Book:The Dark Side of the Sun

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The Dark Side of the Sun
Cover by Josh Kirby
Co-author(s) {{{coauthors}}}
Illustrator(s) {{{illustrator}}}
Publisher Colin Smythe Ltd
Publication date January 26, 1976
ISBN 0901072206
Pages 158
RRP {{{rrp}}}
Main characters Dom Sabalos
Series [[:Category:|]]
Annotations View
All data relates to the first UK edition.


Dom Sabalos had a lot of advantages. As heir to a huge fortune, he had an excellent robot servant (with Man-Friday subcircuitry), a planet (the First Sirian Bank) as godfather, a security chief who even ran checks on himself, and on Dom's home world even death was not always fatal. Why, then, in an age when prediction was a science, was his future in doubt? "A continual delight, with its unexpected conceits and original inventions. And if Mr Pratchett's tongue is frequently in his cheek, his parody of the science fiction idiom is always deft, knowledgeable and good humoured" – Oxford Times.


The earliest cover, drawn by Terry himself, depicts robotic bees on robotic flowers, from the world of Laoth, where the only life aside from humans and their visitors is artificial. The next cover is a painting by Tim White of a robotic insect on a leaf - possibly one of the spy robots employed by Korodore and others throughout the book.

Josh Kirby painted two covers: the first depicts Isaac sitting in the foreground while Dom Sabalos, Hrsh-Hgn and Ways stare up at spacecraft flying around and past a Joker artefact floating in space. His second cover (seen above) shows Dom Sabalos and Sharli mounted on their robot horses, followed by Sharli's Drosk bodyguard (on foot), and further behind Sharli's brother Tarli, also mounted on a robot horse.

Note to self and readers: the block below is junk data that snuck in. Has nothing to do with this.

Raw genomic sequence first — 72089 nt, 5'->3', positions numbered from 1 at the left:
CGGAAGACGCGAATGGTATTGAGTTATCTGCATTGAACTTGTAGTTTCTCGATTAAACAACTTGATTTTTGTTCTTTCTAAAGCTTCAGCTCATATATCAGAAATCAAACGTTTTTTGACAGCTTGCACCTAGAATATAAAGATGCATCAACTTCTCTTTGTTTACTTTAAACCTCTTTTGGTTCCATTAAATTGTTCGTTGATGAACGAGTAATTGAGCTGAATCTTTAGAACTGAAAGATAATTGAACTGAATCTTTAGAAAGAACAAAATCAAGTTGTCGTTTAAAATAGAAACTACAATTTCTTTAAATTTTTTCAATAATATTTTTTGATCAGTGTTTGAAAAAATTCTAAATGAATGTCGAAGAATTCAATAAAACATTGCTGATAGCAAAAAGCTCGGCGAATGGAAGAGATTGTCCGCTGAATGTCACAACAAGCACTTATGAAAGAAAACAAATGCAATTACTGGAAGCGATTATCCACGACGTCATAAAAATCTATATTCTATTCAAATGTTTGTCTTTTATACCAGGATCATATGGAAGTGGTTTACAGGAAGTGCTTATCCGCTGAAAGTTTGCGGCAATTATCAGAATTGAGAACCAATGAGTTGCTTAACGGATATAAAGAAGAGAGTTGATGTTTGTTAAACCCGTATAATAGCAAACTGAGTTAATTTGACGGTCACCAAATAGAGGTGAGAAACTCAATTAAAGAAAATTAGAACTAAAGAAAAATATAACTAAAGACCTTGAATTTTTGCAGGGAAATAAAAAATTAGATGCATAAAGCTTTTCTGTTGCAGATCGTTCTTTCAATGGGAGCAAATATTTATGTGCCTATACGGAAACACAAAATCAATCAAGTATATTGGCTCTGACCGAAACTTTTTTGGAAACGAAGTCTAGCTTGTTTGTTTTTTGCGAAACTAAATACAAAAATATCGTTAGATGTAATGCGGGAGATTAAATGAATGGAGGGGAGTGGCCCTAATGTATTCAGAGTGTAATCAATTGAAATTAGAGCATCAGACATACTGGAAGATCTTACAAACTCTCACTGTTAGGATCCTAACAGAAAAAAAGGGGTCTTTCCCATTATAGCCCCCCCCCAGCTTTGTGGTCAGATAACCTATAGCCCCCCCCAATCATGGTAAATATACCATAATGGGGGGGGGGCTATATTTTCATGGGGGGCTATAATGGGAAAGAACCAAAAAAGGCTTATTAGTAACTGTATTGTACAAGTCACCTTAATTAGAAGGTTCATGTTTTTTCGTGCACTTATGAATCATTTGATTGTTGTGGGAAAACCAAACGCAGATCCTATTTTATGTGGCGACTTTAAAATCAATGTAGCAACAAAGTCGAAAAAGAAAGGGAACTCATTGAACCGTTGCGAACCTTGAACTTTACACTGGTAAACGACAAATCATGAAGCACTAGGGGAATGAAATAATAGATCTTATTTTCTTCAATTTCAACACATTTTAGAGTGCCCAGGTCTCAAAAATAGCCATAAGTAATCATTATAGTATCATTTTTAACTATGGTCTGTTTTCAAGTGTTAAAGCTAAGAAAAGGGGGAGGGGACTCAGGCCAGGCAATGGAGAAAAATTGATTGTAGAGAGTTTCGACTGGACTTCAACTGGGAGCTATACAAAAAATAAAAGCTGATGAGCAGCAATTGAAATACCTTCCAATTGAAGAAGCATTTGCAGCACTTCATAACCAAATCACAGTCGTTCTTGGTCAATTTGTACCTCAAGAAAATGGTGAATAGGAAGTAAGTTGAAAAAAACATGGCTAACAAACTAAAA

Main Characters

Minor Characters

Other Stuff

Use of the terms:
Hogswatch Night,
Eve of Small Gods,
Soul Cake Friday,
Year of the Questing Monkey,

The Jokers admit to rebuilding the crusts of worlds, "down to the fossils", a concept explored in Pratchett's next book, Strata.


There are fifty-two known races of sentient beings in the galaxy. These include:-

are unclassified under the Humanity Act

See Races in The Dark Side of the Sun for more details.


Dozens of planets are visited or mention, here is a small sampling:


The word "klatch" above, in the context of the book (it is used to denote a coven of worshippers in the Sadhimist religion) is most likely to derive from its origins in German: a kaffeeklatsch was a circle of like-minded people, generally though not always politically minded, who met to talk business - some might say, to conspire clandestinely - over coffee. One of those German words, like schadenfreude, Zeitgeist, angst, or weltanschauung, that have created some lebensraum for themselves in the vocabulary of other languages, sometimes as part of the technical vocabulary of philosophy or politics. There is no clear link with TP's later usage of the word to describe a North-African/Arabian-like country on the Discworld, unless it is by subliminal association with coffee!

The Discworld concept of the "million to one chance crops up nine times out of ten" also receives an airing here, as part of a discussion about probability. Although the bater, or multi-universe theory, calls it a billion-to-one chance. Also, one of the most oft mentioned areas of the Discworld (outside Ankh-Morkpork) is called Klatch and is famous for its ridiculously strong coffee (which is written kaffee in German).


First Edition Cover by Terry Pratchett
Cover by Tim White
First cover by Josh Kirby
Second cover by Josh Kirby
Audio Cassette/CD